To best serve users that are familiar with using paper maps but also comfortable and interested in mobile applications, this project will investigate the use of augmented maps. In Yosemite National Park, augmented maps can be used to enhance the viewer’s navigation experience by adding data to the traditional paper maps of the park instead of replacing them with a mobile app. Using printed data markers such as QR codes placed on NPS maps, a smartphone can be used to identify the precise map the visitor is studying, display the exact location of the visitor and current news and events in the park, and offer the visitor additional choices of content not shown on the printed map. The background shown on the screen is the paper map as seen through the phone’s camera while the augmented content options overlay the original paper park map. The combined analog and digital experience will allow Yosemite Na
Lechuguilla Cave Exploration: Mapping the Fourth Longest Cave in the United States - David Lambert, National Speleological Society
Since 1986, more than 130 miles of passages within Lechuguilla Cave have been surveyed and mapped, mostly by volunteer cavers. On an eight-day underground expedition in May 2012, cavers added over a mile to this length with the discovery of never-before-seen passages, pits, and large rooms, which they called collectively, “Oz.” Find out first-hand the many obstacles these cavers had to overcome in mapping the unknown and what it takes to produce a cave map.
Fire Mapping - Emmor Nile, Oregon Department of Forestry
Each year an average of 40,000 wild land fires burn in the United States. Many of these fires burn for days or weeks and are managed by Incident Management Teams operating under the Incident Command System. Within this structure GIS Specialists work to create map products for use by firefighting resources. It is critical that maps produced for fires are current, complete, and delivered in a timely fashion. Often field intelligence is not received until two hours or less before maps must be duplicated for field use and large briefing maps plotted. This presentation will show what goes into cartographic support of fires, how data is acquired, and mapping standards for fires.
Left Off the Map–The Consequences of Spatial Segregation - Tim Stallmann
What happens when some members of a community are excluded from decisions which impact everyone? Maps encode decisions about who has access to municipal water and sewer, where schools are located and who attends them, where landfills and wastewater treatment plants are located, and how political representation works. In some parts of the country, majority-people-of-color communities are systematically “left off the map.”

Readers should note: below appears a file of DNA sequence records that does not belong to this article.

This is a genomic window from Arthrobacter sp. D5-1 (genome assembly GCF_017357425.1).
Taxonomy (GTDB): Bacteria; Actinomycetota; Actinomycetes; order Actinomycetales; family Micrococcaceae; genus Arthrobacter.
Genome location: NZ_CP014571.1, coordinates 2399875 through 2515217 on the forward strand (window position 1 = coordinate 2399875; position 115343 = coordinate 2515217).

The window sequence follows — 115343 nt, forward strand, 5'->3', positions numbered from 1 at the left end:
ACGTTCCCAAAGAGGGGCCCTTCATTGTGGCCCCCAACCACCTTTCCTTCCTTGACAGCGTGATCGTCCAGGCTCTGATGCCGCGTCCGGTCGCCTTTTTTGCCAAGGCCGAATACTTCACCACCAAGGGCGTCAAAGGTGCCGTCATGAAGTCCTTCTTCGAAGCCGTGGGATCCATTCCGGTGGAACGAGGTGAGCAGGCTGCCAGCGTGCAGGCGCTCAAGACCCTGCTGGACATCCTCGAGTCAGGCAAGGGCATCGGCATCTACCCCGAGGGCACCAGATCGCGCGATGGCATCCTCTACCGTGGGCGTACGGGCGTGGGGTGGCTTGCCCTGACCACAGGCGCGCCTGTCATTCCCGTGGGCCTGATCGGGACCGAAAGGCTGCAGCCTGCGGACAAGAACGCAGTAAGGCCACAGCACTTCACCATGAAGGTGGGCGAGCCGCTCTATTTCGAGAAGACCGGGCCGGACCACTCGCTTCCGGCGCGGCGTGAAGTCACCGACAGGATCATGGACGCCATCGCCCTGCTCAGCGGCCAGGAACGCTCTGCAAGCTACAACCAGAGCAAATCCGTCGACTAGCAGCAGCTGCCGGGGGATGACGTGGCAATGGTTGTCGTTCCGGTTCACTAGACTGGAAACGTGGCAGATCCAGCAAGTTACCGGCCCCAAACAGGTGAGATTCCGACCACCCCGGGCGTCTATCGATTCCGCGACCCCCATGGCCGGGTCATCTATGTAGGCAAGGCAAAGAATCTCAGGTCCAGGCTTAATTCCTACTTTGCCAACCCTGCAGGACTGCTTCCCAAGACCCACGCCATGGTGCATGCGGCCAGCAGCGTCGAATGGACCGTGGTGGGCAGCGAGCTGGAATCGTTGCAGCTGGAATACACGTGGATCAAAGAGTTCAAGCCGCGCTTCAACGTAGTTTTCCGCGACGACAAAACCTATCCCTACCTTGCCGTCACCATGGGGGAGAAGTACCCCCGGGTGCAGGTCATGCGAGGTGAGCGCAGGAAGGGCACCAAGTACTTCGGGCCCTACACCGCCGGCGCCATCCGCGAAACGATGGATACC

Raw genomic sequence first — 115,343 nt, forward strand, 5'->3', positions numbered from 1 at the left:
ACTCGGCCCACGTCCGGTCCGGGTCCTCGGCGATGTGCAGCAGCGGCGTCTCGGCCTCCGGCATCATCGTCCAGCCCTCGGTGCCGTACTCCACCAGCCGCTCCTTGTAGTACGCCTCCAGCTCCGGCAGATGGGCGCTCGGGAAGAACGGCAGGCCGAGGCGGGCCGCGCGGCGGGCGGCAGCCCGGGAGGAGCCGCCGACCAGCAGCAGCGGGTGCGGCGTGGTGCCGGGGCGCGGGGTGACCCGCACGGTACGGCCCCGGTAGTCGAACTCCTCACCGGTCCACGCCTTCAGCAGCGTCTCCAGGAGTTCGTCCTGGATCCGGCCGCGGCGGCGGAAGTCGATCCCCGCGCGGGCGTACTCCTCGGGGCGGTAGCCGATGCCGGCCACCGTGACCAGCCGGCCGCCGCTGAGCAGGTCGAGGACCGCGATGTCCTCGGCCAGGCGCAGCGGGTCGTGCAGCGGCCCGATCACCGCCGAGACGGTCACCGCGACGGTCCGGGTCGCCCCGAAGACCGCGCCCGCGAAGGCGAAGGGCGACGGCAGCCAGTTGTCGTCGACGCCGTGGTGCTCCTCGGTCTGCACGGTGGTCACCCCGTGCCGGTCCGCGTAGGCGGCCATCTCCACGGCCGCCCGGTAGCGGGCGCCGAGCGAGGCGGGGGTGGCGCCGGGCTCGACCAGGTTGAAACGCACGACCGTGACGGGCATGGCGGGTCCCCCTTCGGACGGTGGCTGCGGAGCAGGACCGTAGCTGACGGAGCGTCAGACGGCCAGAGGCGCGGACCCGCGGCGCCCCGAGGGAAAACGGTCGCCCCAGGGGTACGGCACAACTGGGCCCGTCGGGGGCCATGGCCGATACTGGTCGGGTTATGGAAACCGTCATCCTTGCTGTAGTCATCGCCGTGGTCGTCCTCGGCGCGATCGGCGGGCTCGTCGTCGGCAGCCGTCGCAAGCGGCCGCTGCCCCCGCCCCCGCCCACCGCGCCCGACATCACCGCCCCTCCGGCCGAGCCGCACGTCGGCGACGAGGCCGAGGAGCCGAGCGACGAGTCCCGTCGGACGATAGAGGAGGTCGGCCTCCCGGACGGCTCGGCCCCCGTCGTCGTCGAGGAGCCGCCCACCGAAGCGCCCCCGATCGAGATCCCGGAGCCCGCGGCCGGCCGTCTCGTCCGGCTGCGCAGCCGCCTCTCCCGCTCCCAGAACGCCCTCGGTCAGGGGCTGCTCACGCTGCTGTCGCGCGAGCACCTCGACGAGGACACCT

Revealing Landscape Values in the Bad River Watershed - Carl Sack, University of Wisconsin–Madison
This talk will present online participatory mapping (OPM), or the public, collaborative synthesis and presentation of volunteered geographic information to support the goals of a community. It will center on a case study being conducted in the Bad River Watershed of Northern Wisconsin as an ongoing master’s thesis project. I will describe the project and demonstrate the use of an online participatory mapping application, or wikimap, designed to capture local knowledge and landscape values in the watershed. The application, scheduled for beta release in September, will initially be monitored with interaction logging tools that assess which interactions supported by the wikimap are most frequently applied by its users, revealing participation patterns that will be useful for the future design and development of similar wikimaps. A final focus group study will evaluate the impact of the
The Un-App: Designing and Layering PDF Maps for Field Use - David Kraiker, US Census Bureau–New York Regional Office
Neither paper map, nor web-based, nor app–PDF maps can be a unique hybrid solution for getting maps to people in the field. PDFs can also be created and tailored to be used exclusively in a digital setting. Yet most people design maps to be printed on paper, and then convert to a PDF. In the Census Bureau's New York Regional Office, using ArcGIS, PDF maps are created primarily to be used on-screen; this means that the concept of nonpaper, nonweb-based must always be kept in mind. Our “clients” must be trained to use the Adobe Reader functionality–something which takes very little time--and apprised of improvements on PDF images. This presentation is intended to give you a look into the evolution of how we developed the maps, the problems we encountered, and some design considerations we had to make in order to accommodate our audience.